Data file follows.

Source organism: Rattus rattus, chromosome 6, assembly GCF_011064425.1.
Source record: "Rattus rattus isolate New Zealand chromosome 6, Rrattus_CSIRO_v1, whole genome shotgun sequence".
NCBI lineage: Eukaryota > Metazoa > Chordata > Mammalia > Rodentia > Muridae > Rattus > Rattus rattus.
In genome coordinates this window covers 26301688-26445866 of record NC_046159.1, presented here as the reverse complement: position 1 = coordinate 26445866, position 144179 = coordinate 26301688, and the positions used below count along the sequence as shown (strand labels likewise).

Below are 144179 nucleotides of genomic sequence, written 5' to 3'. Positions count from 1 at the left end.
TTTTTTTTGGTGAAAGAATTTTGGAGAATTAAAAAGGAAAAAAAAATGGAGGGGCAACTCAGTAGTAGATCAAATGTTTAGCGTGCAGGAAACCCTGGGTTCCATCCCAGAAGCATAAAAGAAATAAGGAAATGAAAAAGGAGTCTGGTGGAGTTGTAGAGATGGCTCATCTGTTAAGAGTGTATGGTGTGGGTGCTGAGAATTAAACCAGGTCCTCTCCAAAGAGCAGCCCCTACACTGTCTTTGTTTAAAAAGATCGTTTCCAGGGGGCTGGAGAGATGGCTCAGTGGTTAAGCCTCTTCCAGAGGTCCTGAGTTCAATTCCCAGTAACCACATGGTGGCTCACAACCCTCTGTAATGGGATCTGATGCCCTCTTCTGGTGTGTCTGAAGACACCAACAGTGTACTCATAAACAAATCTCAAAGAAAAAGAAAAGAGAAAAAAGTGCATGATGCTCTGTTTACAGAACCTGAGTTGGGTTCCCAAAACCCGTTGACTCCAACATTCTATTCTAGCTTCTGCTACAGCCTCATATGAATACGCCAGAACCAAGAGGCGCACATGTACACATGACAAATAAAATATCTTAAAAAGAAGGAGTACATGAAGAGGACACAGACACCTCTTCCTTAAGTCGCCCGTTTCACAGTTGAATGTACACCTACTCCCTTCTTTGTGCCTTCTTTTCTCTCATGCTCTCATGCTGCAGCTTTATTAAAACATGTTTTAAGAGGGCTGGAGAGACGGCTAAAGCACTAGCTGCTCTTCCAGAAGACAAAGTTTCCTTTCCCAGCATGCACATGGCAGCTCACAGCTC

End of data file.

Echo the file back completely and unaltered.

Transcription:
Source organism: Rattus rattus, chromosome 6, assembly GCF_011064425.1.
Source record: "Rattus rattus isolate New Zealand chromosome 6, Rrattus_CSIRO_v1, whole genome shotgun sequence".
NCBI lineage: Eukaryota > Metazoa > Chordata > Mammalia > Rodentia > Muridae > Rattus > Rattus rattus.
In genome coordinates this window covers 26301688-26445866 of record NC_046159.1, presented here as the reverse complement: position 1 = coordinate 26445866, position 144179 = coordinate 26301688, and the positions used below count along the sequence as shown (strand labels likewise).

Below are 144179 nucleotides of genomic sequence, written 5' to 3'. Positions count from 1 at the left end.
TTTTTTTTGGTGAAAGAATTTTGGAGAATTAAAAAGGAAAAAAAAATGGAGGGGCAACTCAGTAGTAGATCAAATGTTTAGCGTGCAGGAAACCCTGGGTTCCATCCCAGAAGCATAAAAGAAATAAGGAAATGAAAAAGGAGTCTGGTGGAGTTGTAGAGATGGCTCATCTGTTAAGAGTGTATGGTGTGGGTGCTGAGAATTAAACCAGGTCCTCTCCAAAGAGCAGCCCCTACACTGTCTTTGTTTAAAAAGATCGTTTCCAGGGGGCTGGAGAGATGGCTCAGTGGTTAAGCCTCTTCCAGAGGTCCTGAGTTCAATTCCCAGTAACCACATGGTGGCTCACAACCCTCTGTAATGGGATCTGATGCCCTCTTCTGGTGTGTCTGAAGACACCAACAGTGTACTCATAAACAAATCTCAAAGAAAAAGAAAAGAGAAAAAAGTGCATGATGCTCTGTTTACAGAACCTGAGTTGGGTTCCCAAAACCCGTTGACTCCAACATTCTATTCTAGCTTCTGCTACAGCCTCATATGAATACGCCAGAACCAAGAGGCGCACATGTACACATGACAAATAAAATATCTTAAAAAGAAGGAGTACATGAAGAGGACACAGACACCTCTTCCTTAAGTCGCCCGTTTCACAGTTGAATGTACACCTACTCCCTTCTTTGTGCCTTCTTTTCTCTCATGCTCTCATGCTGCAGCTTTATTAAAACATGTTTTAAGAGGGCTGGAGAGACGGCTAAAGCACTAGCTGCTCTTCCAGAAGACAAAGTTTCCTTTCCCAGCATGCACATGGCAGCTCACAGCTC